How To Start A Mindfulness Journal + 5 Prompts To Get You Started

Writing Coach By Jaclyn Desforges
Writing Coach
Jaclyn Desforges is a Toronto-based writer and the founder of Nest & Story. She offers creative writing workshops online and in person.
Woman Writing in Her Journal on the Couch

When you think of mindfulness, what do you picture? Is it a luxurious savasana at the end of a yoga class? An afternoon spent perched on a meditation cushion, listening to relaxing music and focusing on your breath? A moment, in the midst of a crisis, spent centering yourself and watching your thoughts float by like clouds?

Yes. Mindfulness is all of those things, but at the core of it, it's about paying attention. And one of the most powerful tools in your mindfulness toolkit is something you may not have considered: a simple journal and pen.

Why creativity and mindfulness go hand in hand

Mindfulness—paying attention to the details of the world around us—is key to creating powerful art. When a poet starts a meditation practice, she may find that she's better able to include tangible, sensory details in her work simply because she's gotten into a practice of noticing.

Just as mindfulness can strengthen creativity, creativity can strengthen a mindfulness practice. Getting into the habit of writing down your observations in a journal can help you practice noticing.

When was the last time you really paid attention to the sound of birds singing outside your window in the morning, or the feeling of warm sand between your toes at the beach? As you start your journaling practice, you'll find yourself gradually feeling more present not only during your meditation sessions but in your daily life as well.


How to start a mindfulness journal

A mindful journaling practice can take many forms, but here are a few ideas to help you get started. Don't feel the need to buy a fancy journal or fountain pen. Any simple notebook will do!

Step 1: Go for a long, mindful walk.

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Take a walk that's familiar to you, but pay close attention to your body and your surroundings. How does the ground feel against your feet as you take a step? What is the quality of light around you? What can you hear, taste, smell, touch, see?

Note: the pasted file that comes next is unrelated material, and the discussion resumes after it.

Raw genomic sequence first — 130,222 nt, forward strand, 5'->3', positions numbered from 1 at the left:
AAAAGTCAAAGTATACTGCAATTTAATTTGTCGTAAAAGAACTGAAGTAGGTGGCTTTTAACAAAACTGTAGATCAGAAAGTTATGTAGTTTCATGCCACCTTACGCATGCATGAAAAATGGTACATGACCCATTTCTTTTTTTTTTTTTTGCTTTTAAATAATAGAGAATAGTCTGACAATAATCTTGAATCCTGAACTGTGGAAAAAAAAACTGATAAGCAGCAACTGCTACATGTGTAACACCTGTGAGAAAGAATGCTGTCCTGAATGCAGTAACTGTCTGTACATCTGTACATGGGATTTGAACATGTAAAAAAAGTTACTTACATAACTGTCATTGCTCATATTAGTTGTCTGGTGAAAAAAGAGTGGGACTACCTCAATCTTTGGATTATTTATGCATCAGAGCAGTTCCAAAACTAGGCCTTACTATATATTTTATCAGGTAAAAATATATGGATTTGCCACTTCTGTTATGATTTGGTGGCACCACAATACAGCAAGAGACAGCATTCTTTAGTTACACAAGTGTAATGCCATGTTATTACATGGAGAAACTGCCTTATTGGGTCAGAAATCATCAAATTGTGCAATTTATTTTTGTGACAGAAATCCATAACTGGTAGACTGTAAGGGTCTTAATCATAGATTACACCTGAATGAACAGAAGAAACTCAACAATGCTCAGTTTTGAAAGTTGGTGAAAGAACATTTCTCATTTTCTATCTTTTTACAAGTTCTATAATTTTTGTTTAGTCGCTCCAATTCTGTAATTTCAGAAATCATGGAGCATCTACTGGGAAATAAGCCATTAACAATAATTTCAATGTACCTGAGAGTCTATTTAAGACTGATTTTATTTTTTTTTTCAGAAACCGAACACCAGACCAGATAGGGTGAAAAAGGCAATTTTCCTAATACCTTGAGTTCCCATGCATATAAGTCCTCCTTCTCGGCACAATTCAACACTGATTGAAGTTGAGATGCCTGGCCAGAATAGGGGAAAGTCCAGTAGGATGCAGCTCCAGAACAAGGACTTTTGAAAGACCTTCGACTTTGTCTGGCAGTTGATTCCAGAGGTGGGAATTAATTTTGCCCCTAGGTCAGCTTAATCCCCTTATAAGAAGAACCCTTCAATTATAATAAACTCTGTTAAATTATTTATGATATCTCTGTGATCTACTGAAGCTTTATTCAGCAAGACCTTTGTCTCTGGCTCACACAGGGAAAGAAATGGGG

There's no need to make notes yet. Just be in your body and allow yourself to feel. When you arrive at your destination, get out your notebook. Write down what you noticed. Watch yourself as you translate your experiences into words. Allow yourself to be creative. Use whatever words come to you, and don't worry for a minute about spelling or grammar. Feel free to add drawings or doodles, too!


Step 2: Draw on your memories.

Meditation may be about being in the present moment, but we can also use our noticing skills when thinking about the past. Studies have shown journaling about memories can have health benefits, including pain reduction, better sleep, and even strengthened immune systems.

Let a memory from your past rise to the surface. It doesn't have to be a particularly important one, although if it is, that's OK too.

Enter the body of your past self and experience the memory using all five senses. Write about this memory in your journal, using concrete, sensory details.

Step 3: Get into the habit.

Try to set aside a regular time for journaling. Maybe you can take 10 minutes at the end of your weekly yoga class to scribble some thoughts or even take some time at the end of each day to write about what you've been noticing.


If you're feeling stuck, here are 5 mindful journaling prompts to get you started.

  1. Describe your childhood bedroom using all five senses.
  2. How do you feel after going for a long, meditative walk? Does the world seem any different after you've been breathing deeply and paying attention?
  3. Write about a tiny detail you noticed today—light falling on a leaf, a broken clasp on a necklace, an unusual stone.
  4. Describe your favorite smell in detail.
  5. Step outside and close your eyes for a moment. Upon opening them, write about what your gaze gravitates to first.

The bottom line.

Journaling on the world around you can help you become more mindful of the small wonders that always surround. All you need to do it is a pen, paper, and a quiet moment to think.

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